Let’s face it, debt sucks. It’s so easy to get into debt. In fact, American households owe on average around $16,000 in credit card debt. Once you get into debt it can feel impossible to get out of.
To date, my husband and I have paid off over $30,000 in debt, including our car, a credit card, and some student loans. It has been a long journey, and we still have over $100,000 to pay off. So I understand how overwhelming debt can feel.
Not only does it feel difficult to get out of debt, but it can also feel like it takes an eternity. Furthermore, it can be overwhelming trying to decide where to start. Enter the debt snowball.
What is the Debt Snowball?
The debt snowball is a simple method of paying off your debt created by Dave Ramsey where you pay off your debts in order of smallest to largest. As you pay off the smaller debts, the money you were paying toward those debts goes to the remaining debts. Get it? It’s like a snowball, which starts out small and then grows as you roll it down a hill.
Eventually, you reach the bottom of the hill and your debt is gone! Unfortunately, your snowball is too, but that’s OK. 🙂 This is the method I’ve been using to tackle our student loan debt and I love it.
How is the Debt Snowball Different Than the Debt Avalanche?
The debt avalanche is another method of paying off debt where you target the debts with the highest interest rates first. While there is some argument that the debt avalanche is superior to the debt snowball, the potential interest savings may not outweigh the potential pitfalls, which include:
- Hard to stay motivated
- Feeling like it takes too long to pay off the highest interest debt
If you’re torn between the debt snowball and the debt avalanche method, check out this handy online calculator which shows you the impact of both.
Why is the Debt Snowball So Great?
The debt snowball is really the simplest way to address your debt. It doesn’t take interest rates, debt type, or anything other than the size into account. It addresses the debts from smallest to largest, allowing you to quickly pay off your smallest debts. Those debts are gone forever! There is something immensely satisfying about paying off debt, and the debt snowball gives you many victories early on.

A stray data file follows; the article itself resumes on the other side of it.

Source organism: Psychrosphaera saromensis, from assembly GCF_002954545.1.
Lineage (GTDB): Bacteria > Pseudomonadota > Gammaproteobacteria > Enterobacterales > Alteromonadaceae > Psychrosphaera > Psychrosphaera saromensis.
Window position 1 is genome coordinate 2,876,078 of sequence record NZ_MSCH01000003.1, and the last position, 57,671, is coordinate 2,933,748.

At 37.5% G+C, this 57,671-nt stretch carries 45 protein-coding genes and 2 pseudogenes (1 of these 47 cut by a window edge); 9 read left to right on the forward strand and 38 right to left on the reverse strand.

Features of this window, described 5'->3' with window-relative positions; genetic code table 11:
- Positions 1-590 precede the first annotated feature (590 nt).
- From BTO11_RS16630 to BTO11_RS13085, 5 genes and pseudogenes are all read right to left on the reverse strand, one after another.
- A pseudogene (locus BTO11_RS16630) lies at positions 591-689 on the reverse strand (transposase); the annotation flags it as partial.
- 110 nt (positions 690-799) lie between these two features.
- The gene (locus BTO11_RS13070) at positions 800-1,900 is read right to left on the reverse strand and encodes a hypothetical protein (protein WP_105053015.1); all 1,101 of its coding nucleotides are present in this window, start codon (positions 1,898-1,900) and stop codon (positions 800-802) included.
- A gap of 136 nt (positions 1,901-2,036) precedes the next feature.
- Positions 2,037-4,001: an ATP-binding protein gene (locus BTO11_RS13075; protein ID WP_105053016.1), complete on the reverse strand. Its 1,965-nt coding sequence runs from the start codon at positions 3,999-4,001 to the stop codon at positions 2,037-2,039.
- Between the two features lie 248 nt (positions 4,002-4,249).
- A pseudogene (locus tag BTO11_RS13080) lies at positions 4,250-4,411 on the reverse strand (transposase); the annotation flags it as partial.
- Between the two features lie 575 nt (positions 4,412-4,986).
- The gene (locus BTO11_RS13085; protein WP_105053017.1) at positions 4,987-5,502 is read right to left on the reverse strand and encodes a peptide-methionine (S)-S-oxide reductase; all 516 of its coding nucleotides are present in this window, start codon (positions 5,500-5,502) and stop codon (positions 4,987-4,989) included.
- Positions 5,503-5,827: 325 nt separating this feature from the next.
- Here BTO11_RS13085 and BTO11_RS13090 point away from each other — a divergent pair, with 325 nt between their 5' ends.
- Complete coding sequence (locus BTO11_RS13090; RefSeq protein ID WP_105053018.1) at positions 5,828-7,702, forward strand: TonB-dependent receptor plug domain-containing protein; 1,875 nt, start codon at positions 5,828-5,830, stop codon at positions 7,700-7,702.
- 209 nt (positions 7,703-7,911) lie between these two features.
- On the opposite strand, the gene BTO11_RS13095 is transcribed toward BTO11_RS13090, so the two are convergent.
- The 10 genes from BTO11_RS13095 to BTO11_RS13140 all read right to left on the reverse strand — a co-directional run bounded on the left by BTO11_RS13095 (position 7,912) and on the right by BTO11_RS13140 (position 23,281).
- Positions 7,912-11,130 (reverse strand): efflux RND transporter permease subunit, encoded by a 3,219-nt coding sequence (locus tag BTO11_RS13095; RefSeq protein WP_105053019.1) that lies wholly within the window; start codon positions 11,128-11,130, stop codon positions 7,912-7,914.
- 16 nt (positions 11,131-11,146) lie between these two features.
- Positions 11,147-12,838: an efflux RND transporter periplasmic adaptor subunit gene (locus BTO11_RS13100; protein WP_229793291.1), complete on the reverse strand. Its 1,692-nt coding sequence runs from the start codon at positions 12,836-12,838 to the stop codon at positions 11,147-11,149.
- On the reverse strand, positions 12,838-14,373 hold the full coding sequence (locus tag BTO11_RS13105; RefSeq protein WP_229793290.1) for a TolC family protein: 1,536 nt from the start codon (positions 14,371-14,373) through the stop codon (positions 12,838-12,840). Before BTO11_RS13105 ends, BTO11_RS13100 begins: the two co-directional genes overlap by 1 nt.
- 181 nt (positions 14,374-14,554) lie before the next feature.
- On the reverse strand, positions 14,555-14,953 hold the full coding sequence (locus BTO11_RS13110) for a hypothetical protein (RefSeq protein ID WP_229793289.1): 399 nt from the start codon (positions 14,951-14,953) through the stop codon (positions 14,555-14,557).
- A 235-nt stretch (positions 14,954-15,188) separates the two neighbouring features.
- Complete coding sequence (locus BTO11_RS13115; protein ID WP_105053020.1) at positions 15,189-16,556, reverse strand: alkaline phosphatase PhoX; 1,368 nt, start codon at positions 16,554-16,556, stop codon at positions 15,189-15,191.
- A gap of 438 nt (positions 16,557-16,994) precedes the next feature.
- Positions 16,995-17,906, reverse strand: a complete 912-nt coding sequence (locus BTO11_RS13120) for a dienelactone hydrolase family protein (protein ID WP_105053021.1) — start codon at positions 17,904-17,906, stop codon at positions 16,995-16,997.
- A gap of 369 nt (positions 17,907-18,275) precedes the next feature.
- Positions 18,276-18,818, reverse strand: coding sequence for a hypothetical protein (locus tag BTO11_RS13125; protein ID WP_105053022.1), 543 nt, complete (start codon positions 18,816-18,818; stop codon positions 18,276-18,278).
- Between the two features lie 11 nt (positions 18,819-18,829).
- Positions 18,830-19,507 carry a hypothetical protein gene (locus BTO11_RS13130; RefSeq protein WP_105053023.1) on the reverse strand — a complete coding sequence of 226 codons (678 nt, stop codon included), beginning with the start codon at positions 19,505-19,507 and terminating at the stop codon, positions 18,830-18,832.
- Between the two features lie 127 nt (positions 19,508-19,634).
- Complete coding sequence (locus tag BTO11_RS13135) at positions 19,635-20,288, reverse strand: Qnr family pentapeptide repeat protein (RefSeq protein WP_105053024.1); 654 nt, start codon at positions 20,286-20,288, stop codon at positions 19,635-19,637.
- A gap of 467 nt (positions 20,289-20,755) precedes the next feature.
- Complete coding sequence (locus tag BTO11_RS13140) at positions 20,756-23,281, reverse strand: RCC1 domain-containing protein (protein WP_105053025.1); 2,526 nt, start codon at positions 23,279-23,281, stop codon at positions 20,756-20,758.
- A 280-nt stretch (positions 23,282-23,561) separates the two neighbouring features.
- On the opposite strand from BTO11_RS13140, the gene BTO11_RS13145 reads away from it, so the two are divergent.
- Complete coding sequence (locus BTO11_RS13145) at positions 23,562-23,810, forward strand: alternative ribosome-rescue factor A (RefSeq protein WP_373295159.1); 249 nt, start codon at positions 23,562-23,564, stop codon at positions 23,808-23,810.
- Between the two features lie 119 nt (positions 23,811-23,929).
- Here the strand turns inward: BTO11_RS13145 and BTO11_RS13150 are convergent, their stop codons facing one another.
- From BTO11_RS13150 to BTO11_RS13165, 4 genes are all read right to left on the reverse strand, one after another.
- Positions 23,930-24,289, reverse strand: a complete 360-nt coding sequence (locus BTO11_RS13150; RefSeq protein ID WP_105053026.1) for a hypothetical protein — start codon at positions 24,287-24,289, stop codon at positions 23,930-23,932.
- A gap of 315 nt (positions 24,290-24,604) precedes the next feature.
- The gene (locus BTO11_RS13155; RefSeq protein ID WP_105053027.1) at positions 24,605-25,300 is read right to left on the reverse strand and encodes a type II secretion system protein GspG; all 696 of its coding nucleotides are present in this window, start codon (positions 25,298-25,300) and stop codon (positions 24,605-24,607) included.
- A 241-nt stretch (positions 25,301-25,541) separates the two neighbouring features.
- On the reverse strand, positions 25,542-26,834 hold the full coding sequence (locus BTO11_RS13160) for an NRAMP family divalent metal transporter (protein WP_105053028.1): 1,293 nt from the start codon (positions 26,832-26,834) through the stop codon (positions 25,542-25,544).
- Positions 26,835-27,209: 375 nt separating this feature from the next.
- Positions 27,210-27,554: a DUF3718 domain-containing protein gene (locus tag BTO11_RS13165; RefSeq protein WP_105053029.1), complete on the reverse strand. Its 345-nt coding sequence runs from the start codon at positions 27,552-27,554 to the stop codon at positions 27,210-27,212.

Using the debt snowball method doesn’t require any special knowledge or techniques. It’s simply about behavior modification and working hard to eliminate debt. Anyone can use this method and be successful. This is my preferred method of paying off debt because it rewards you early and often, making it easier to hang in there once you get to the larger debts.
How do I Use the Debt Snowball Method?
It’s easy to start your debt snowball! All you need to do is list your debts from smallest to largest, and the minimum payment for each.
Apply any extra money you have to the smallest debt first until it is paid off.
Once the smallest debt is paid off, pat yourself on the back! Then you’ll take whatever you were paying each month as a minimum payment on that debt and apply it to the next one.
Each time a debt is paid off you apply that amount to the next debt. You just continue through the list until you reach the end. At the end of the process, you should be debt free! Hurray!
How do I Stay Motivated?
Even using the debt snowball it can be extremely difficult to stay motivated while paying off debt. I haven’t just been there, I am there, so I understand. I love to read about the experiences of others to stay on track. studentloanhero.com has a great article about a young woman who used the debt snowball method to pay off $36,000 in debt.
Another thing that keeps me motivated is having a budget that includes a place where I track my debts and when they will be paid off. If you’ve never made a budget, check out my post about how to make a budget in six easy steps.
Finally, if you’re struggling with motivation, just think of how great it will feel to have all your debt paid off. We have become so numb to having debt in today’s world that we forget how great life would be without it!
The debt snowball has been transformative for me, and I hope it works for you too! I’m currently using the debt snowball to pay off just under $60,000 in student loans. If you want to follow along, please subscribe to my blog. 🙂 I’d also love to hear your own stories about how you used the debt snowball method to get out of debt for good!